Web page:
Parenting in the digital world

Technology that hailed the possibility of creating stronger connections has created distance


Dr Shelina Bhamani is Assistant Professor, Researcher and Lead for Parenting Education Programme, Department of Obstetrics & Gynaecology, at The Aga Khan University Hospital

There is no doubt that we live in a world that has seen exponential progress when it comes to the digital enablement of our lives. And that this digital progress has forced us to find a balance to use these advancements to better our lives while fighting the negative impacts that emerge over time. It is a classic double-edged sword situation. In the midst of this conundrum, even as adults, we continue to educate ourselves and wrap our minds around the efforts required to establish a balance. However, many of us are also responsible for parenting our little ones. Parenting in this era requires providing our young with refined critical thinking abilities and emotional strength so they are independent enough to differentiate between decisions that will enhance their lives and those that will harm their lives. On top of that, let’s not forget that we are dealing with a pandemic that overlays its own short-term and long-term impacts on us as individuals, as parents, as well as on our kids. How do we do this in a world that is seeing hyper digital advancements fuelled by the pandemic? Let’s face it, we support one another to guide our collective and individual journeys. We are in this together.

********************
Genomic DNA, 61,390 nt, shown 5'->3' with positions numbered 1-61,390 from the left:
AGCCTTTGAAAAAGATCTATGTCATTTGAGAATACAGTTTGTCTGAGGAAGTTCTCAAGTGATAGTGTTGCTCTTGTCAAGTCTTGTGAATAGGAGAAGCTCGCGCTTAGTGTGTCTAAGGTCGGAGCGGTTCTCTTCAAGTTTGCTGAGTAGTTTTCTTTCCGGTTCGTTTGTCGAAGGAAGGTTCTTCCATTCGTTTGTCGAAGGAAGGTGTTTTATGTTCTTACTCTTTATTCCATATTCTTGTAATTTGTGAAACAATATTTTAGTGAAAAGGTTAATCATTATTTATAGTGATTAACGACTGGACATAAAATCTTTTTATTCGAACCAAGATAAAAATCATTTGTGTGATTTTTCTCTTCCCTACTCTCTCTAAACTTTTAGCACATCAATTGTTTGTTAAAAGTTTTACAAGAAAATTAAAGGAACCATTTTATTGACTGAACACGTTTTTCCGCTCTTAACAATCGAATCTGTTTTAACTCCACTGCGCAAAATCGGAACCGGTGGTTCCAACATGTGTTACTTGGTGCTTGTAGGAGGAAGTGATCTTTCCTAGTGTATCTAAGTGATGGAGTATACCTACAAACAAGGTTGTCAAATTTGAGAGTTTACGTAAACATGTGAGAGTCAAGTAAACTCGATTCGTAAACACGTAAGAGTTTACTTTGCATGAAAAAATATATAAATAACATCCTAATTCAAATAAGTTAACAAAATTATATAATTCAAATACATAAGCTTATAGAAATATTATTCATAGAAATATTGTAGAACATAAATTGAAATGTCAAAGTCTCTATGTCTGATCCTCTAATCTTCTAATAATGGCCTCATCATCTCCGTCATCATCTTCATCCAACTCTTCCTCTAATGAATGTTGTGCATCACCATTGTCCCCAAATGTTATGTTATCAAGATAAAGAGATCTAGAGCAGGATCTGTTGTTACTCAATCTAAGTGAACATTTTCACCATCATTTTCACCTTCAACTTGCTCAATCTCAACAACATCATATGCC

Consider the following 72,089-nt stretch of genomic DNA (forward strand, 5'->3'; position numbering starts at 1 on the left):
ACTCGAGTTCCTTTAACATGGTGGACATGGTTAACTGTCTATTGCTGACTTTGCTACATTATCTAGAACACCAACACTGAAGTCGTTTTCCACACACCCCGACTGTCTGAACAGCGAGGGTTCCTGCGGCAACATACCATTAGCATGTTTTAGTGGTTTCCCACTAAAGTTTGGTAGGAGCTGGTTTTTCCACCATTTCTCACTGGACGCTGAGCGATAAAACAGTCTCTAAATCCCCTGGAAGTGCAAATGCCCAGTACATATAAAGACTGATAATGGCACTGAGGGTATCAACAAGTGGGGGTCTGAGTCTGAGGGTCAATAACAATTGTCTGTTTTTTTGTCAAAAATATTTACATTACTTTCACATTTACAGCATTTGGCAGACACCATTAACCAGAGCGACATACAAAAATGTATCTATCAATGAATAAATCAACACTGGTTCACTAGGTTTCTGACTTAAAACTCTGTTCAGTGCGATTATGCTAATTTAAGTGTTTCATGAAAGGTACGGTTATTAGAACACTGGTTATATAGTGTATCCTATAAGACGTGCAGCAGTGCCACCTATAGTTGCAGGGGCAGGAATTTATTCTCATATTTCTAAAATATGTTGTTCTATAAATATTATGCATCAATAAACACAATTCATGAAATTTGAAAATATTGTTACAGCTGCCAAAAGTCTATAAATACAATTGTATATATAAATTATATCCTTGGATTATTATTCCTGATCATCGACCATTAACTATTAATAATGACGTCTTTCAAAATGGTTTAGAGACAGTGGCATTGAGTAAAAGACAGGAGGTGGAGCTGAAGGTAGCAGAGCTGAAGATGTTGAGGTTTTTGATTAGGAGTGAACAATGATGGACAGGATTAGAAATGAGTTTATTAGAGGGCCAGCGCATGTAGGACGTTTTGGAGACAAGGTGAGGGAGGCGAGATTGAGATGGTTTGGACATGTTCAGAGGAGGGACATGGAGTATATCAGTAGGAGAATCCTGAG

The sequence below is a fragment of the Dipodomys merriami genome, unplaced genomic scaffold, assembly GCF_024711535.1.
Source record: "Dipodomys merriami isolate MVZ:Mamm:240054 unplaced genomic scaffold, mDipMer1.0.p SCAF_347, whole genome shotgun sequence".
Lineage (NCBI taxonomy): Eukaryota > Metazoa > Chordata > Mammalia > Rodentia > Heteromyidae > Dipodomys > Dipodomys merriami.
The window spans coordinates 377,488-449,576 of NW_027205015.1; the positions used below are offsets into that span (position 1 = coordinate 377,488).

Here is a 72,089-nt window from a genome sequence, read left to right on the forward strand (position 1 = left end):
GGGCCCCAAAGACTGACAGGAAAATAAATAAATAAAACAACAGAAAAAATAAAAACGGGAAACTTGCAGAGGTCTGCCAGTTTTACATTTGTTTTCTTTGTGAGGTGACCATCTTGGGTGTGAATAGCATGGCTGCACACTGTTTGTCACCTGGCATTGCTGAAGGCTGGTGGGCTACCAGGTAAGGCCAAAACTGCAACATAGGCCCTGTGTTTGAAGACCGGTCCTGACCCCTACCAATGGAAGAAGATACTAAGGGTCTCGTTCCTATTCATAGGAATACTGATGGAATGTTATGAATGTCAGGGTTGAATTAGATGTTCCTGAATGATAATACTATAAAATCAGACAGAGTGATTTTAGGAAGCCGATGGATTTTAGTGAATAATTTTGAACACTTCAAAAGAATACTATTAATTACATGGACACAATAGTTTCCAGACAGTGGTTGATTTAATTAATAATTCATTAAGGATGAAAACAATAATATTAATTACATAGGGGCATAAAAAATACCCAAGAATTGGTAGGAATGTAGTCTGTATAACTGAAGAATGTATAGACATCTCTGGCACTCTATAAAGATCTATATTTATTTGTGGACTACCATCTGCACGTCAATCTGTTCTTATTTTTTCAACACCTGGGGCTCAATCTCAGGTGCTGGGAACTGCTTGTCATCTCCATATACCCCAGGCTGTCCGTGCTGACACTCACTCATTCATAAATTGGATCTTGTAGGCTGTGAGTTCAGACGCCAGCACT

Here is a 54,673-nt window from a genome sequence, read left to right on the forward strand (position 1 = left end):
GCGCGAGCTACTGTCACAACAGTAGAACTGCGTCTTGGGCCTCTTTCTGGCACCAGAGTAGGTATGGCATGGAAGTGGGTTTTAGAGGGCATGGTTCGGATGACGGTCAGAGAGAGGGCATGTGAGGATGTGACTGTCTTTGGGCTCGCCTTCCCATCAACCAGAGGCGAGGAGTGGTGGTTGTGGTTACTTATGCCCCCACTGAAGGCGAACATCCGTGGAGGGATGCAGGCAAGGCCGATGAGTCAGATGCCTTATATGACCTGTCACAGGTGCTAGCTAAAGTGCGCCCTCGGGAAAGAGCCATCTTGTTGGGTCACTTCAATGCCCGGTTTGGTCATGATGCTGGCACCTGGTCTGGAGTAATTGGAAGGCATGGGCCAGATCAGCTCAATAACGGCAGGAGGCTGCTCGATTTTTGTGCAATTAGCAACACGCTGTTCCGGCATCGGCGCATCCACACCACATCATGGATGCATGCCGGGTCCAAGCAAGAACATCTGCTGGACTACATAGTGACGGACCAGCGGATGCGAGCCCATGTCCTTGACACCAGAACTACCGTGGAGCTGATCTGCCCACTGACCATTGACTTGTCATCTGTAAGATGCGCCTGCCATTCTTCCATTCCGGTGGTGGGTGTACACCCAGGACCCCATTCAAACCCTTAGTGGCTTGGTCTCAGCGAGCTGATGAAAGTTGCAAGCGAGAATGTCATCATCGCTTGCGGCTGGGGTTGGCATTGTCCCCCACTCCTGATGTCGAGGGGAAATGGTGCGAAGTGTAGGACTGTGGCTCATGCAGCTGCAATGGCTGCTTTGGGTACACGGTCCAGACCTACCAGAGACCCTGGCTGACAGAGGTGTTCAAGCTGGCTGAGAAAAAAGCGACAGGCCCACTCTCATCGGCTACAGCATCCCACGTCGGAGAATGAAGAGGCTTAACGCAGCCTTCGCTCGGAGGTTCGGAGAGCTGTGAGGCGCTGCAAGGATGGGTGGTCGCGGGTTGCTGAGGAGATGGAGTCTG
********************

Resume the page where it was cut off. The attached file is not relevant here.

Over the years, the rise of social media, handheld devices and information accessibility has increased the occurrence of depression, anxiety, fear, and isolation in kids from an early age. Technology that hailed the possibility of creating stronger connections has created distance. Parents now have a newfound challenge of building connections with their children, impacting their harmony as a family. It is ironic — the more connected the world has become, the more isolated we feel.

The next pandemic that we are expecting is likely a mental health pandemic. Technology on its own, however, cannot be held responsible for what we are experiencing today or expecting in the future. There are numerous aspects at play here. Evidently, it is firmly believed that there is a significant negative impact on children and teens due to the excessive use of technology as investigated by several researchers and data published in renowned journals. The use of digital devices has been seen to contribute to poor concentration and linked to inhibiting creativity.

Children are being exposed to harmful content earlier on in their lives through games, apps, videos, social media, and other sources. Within this, there is an increased prevalence of sexual predators targeting kids and leading the future generation into the darker corners of the digital world. The impact is often manifested in agitations, hyperactivity, loneliness, or wariness, making it difficult for parents to monitor, support and communicate with the child. Without a doubt, parenting can be difficult in the wake of the malicious and inappropriate content on the internet that is targeted towards our younger generation. The digital age is also drastically changing the demands of children. They demand handheld devices, games and apps influenced by their friends and peer pressure. However, children’s demands are more likely an effect than a cause.